By Julie Muhlstein, Herald Columnist
Join a gym. Clear that clutter. Lose 10 pounds — or 20 or 50.
Not even a week into this new year, I’m already weary of the drumbeat for superficial change. That, and I’m a little mixed up. Is it Marie Osmond pushing Nutrisystem and Valerie Bertinelli touting Jenny Craig, or vice versa?
Clearly, I’ve been watching too much TV. And I’m jaded by the January bombardment, the message that everybody needs to fix just about everything about themselves.
I do take aiming for better health seriously. It’s a smart and sensible impulse, year-round. Positive change is good, it’s the hype I can do without.
For Shannon Gaule, helping people accomplish real change is a worthy mission. Gaule, 45, heads the Life Transitions Program at the Everett regional center of YWCA of Seattle, King and Snohomish counties. Set up in 1979 by the state Displaced Homemaker Act, the program helps people who’ve been out of the work force to achieve self-sufficiency.
Gaule is a graduate of the program, which helped her after retirement from the military. Now, she works with people whose circumstances force them to make big changes. “It could be divorce, or the death or disability of a partner. All of a sudden, something happens, and there you are,” she said.
Participants learn work skills and organization and are helped with creating an affordable wardrobe. “All these changes have to happen quickly, and there’s a lot of fear involved,” Gaule said. While change and fear often go hand-in-hand, Gaule said that by setting goals — “small action steps that can keep you moving” — people make progress and build self-esteem.
All this may seem unrelated to New Year’s resolutions, but I figured that someone who helps others change would have good advice for the rest of us.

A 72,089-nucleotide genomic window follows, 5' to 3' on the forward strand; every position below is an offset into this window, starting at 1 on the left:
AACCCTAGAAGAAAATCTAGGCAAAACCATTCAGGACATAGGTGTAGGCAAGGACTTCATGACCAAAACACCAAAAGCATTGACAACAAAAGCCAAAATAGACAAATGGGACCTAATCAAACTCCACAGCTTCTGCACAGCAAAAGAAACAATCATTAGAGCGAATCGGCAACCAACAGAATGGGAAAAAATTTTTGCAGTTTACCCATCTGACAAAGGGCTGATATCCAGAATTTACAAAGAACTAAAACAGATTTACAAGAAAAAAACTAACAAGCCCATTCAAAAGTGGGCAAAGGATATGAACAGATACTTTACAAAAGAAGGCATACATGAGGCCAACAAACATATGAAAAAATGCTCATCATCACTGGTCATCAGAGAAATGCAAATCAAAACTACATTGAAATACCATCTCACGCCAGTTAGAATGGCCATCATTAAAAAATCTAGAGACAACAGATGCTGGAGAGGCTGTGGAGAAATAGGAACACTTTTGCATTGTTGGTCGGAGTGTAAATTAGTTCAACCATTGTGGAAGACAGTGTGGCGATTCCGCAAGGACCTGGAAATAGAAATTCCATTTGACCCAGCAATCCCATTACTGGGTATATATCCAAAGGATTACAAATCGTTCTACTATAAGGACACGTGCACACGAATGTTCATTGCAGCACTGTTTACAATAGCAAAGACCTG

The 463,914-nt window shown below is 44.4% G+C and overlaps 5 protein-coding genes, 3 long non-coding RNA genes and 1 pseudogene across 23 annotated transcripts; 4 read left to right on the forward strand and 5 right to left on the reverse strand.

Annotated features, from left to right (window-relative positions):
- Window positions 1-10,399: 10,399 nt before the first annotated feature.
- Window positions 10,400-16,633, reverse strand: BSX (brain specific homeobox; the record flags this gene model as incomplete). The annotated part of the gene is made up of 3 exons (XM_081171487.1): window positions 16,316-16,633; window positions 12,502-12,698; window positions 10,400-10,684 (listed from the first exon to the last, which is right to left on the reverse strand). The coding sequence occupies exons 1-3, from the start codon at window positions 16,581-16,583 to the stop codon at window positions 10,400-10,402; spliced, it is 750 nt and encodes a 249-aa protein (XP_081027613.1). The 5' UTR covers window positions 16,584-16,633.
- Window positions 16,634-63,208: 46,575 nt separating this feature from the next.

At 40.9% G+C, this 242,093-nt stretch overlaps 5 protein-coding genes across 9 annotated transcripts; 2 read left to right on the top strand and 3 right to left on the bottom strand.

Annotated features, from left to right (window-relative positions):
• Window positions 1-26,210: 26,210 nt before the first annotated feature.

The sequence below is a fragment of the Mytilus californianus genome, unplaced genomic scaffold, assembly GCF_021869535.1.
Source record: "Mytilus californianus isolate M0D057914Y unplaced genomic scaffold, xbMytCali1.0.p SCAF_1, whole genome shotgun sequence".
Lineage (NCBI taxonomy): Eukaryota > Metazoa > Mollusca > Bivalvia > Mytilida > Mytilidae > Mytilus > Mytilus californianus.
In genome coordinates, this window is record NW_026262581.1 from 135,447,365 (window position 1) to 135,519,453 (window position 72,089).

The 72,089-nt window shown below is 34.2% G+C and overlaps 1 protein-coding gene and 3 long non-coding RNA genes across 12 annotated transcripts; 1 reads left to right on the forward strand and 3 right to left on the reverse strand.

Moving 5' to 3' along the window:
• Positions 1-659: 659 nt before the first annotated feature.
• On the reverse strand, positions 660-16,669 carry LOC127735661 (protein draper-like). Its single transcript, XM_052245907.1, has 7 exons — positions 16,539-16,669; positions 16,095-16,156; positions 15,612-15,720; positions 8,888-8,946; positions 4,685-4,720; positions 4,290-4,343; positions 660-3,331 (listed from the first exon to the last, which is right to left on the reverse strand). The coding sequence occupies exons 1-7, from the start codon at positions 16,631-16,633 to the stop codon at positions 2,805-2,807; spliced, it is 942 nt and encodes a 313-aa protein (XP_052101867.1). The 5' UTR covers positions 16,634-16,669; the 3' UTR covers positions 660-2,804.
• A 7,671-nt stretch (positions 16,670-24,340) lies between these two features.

Gaule doesn’t make quick-fix resolutions.
“I’ve learned that’s self-defeating,” she said. “For myself personally, it’s about prioritizing. What is the most important thing to you? Not to other people, but to you?”
Think about that. Tune out all the pitches for weight loss and lifestyle makeovers. Would your top goal really be to drop 10 pounds?
“What’s most important? The little tire around your waist, or cultivating a relationship?” Gaule asked. “Take small steps toward what is truly most important.”
Through her Mukilteo-based business Whole Life Coaching, Liza Patchen-Short works with clients seeking improvement in their lives.
“We really look at all the pieces, spiritual, mental, physical and psychological. People want more purpose and balance,” Patchen-Short said. “Where are they now, and where do they want to be?”
Patchen-Short, 46, also works in counseling for Cocoon House, a nonprofit organization that serves homeless and at-risk teens in Snohomish County.
As a life coach, she asks clients to dig deep to determine their values and then to set goals to match. “Picture the balance of a wheel. What spokes are missing or off-kilter? How can I get my wheel running smoothly?” she said.
These days, Patchen-Short hears about longing for simple things and spending more time with family. “It’s going out for a walk with their wife. It’s time for self, and slowing down and breathing. Take note of what you want,” Patchen-Short said.
A new year is a time of renewal, Patchen-Short said, but that doesn’t have to mean a diet or exercise regime.
“I signed up for an art class today,” Patchen-Short said Monday. “I was going to do it for awhile, and I finally did it. I wanted to think about my creative side.”
In the coffee shop at the Everett Public Library Tuesday, 90-year-old Margaret Harrison was chatting and laughing with two longtime friends. They get together several times a week to talk about old times and keep each other company.
“I can’t help you,” Harrison said when I asked if she makes resolutions with each new year. “If things are going well, why change?”
Julie Muhlstein: 425-339-3460, firstname.lastname@example.org.